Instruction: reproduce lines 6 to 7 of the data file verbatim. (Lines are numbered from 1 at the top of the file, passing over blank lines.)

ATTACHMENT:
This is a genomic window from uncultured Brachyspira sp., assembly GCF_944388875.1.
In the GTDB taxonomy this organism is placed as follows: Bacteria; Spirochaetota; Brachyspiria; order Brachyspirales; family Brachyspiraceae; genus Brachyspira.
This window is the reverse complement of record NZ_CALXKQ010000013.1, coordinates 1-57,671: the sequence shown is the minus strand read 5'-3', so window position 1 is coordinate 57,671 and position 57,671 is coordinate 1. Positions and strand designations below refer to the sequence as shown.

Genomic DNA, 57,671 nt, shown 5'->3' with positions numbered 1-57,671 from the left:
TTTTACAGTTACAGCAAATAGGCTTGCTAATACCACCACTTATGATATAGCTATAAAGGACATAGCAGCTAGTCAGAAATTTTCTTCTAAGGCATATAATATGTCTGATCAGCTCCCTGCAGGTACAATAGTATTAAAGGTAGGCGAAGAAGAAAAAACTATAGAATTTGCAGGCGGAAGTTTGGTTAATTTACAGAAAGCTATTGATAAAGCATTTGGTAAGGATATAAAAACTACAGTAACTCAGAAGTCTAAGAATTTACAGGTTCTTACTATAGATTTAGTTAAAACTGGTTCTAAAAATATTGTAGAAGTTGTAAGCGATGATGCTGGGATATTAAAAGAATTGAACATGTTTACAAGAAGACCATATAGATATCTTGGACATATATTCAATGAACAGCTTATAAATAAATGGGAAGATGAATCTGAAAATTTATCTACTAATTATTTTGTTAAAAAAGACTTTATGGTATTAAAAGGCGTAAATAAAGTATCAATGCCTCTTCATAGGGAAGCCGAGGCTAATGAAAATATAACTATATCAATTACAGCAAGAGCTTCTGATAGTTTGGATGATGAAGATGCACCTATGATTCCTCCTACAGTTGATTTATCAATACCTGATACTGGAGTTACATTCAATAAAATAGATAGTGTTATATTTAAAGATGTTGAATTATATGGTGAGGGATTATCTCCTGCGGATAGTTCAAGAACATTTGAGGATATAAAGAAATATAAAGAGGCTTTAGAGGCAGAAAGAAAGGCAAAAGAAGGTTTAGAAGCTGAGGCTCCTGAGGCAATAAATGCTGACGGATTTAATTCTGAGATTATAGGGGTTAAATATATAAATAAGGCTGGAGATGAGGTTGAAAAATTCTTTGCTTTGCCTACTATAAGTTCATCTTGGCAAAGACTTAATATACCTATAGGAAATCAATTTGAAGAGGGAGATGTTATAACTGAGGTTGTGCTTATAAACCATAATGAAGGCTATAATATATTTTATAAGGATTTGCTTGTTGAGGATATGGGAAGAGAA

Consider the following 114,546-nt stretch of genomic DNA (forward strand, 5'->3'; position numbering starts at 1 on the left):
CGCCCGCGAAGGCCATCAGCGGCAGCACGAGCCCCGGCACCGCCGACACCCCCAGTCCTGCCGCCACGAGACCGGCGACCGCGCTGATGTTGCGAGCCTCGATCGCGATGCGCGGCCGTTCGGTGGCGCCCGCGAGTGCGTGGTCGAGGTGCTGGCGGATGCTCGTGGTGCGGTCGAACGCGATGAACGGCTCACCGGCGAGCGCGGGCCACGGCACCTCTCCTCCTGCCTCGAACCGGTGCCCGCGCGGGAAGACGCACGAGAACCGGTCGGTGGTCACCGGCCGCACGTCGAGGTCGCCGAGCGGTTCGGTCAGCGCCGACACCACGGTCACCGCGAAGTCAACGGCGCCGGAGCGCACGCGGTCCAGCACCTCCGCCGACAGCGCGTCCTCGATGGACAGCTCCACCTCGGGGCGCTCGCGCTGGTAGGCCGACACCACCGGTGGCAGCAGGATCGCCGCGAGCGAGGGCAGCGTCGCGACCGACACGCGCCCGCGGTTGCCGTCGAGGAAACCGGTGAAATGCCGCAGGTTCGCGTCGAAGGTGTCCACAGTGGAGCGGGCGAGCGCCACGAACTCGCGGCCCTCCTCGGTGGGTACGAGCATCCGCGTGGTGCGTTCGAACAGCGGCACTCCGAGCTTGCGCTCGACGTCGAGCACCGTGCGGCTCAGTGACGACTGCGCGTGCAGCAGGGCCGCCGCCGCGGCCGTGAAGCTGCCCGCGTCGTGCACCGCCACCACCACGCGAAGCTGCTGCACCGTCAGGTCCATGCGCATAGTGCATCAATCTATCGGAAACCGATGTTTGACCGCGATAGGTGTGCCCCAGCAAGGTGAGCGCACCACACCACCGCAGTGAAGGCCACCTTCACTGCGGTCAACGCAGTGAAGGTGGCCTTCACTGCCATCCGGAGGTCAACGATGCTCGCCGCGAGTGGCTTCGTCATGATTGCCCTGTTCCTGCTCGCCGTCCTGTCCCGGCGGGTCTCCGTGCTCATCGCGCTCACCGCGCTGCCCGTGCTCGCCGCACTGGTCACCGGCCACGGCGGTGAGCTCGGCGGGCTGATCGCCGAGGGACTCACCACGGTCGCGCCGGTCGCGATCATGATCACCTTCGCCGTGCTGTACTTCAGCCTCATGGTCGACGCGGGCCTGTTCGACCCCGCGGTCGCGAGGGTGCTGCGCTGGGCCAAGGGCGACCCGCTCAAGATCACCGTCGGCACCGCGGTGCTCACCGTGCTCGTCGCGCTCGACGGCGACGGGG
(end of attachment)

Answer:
Consider the following 114,546-nt stretch of genomic DNA (forward strand, 5'->3'; position numbering starts at 1 on the left):
CGCCCGCGAAGGCCATCAGCGGCAGCACGAGCCCCGGCACCGCCGACACCCCCAGTCCTGCCGCCACGAGACCGGCGACCGCGCTGATGTTGCGAGCCTCGATCGCGATGCGCGGCCGTTCGGTGGCGCCCGCGAGTGCGTGGTCGAGGTGCTGGCGGATGCTCGTGGTGCGGTCGAACGCGATGAACGGCTCACCGGCGAGCGCGGGCCACGGCACCTCTCCTCCTGCCTCGAACCGGTGCCCGCGCGGGAAGACGCACGAGAACCGGTCGGTGGTCACCGGCCGCACGTCGAGGTCGCCGAGCGGTTCGGTCAGCGCCGACACCACGGTCACCGCGAAGTCAACGGCGCCGGAGCGCACGCGGTCCAGCACCTCCGCCGACAGCGCGTCCTCGATGGACAGCTCCACCTCGGGGCGCTCGCGCTGGTAGGCCGACACCACCGGTGGCAGCAGGATCGCCGCGAGCGAGGGCAGCGTCGCGACCGACACGCGCCCGCGGTTGCCGTCGAGGAAACCGGTGAAATGCCGCAGGTTCGCGTCGAAGGTGTCCACAGTGGAGCGGGCGAGCGCCACGAACTCGCGGCCCTCCTCGGTGGGTACGAGCATCCGCGTGGTGCGTTCGAACAGCGGCACTCCGAGCTTGCGCTCGACGTCGAGCACCGTGCGGCTCAGTGACGACTGCGCGTGCAGCAGGGCCGCCGCCGCGGCCGTGAAGCTGCCCGCGTCGTGCACCGCCACCACCACGCGAAGCTGCTGCACCGTCAGGTCCATGCGCATAGTGCATCAATCTATCGGAAACCGATGTTTGACCGCGATAGGTGTGCCCCAGCAAGGTGAGCGCACCACACCACCGCAGTGAAGGCCACCTTCACTGCGGTCAACGCAGTGAAGGTGGCCTTCACTGCCATCCGGAGGTCAACGATGCTCGCCGCGAGTGGCTTCGTCATGATTGCCCTGTTCCTGCTCGCCGTCCTGTCCCGGCGGGTCTCCGTGCTCATCGCGCTCACCGCGCTGCCCGTGCTCGCCGCACTGGTCACCGGCCACGGCGGTGAGCTCGGCGGGCTGATCGCCGAGGGACTCACCACGGTCGCGCCGGTCGCGATCATGATCACCTTCGCCGTGCTGTACTTCAGCCTCATGGTCGACGCGGGCCTGTTCGACCCCGCGGTCGCGAGGGTGCTGCGCTGGGCCAAGGGCGACCCGCTCAAGATCACCGTCGGCACCGCGGTGCTCACCGTGCTCGTCGCGCTCGACGGCGACGGGG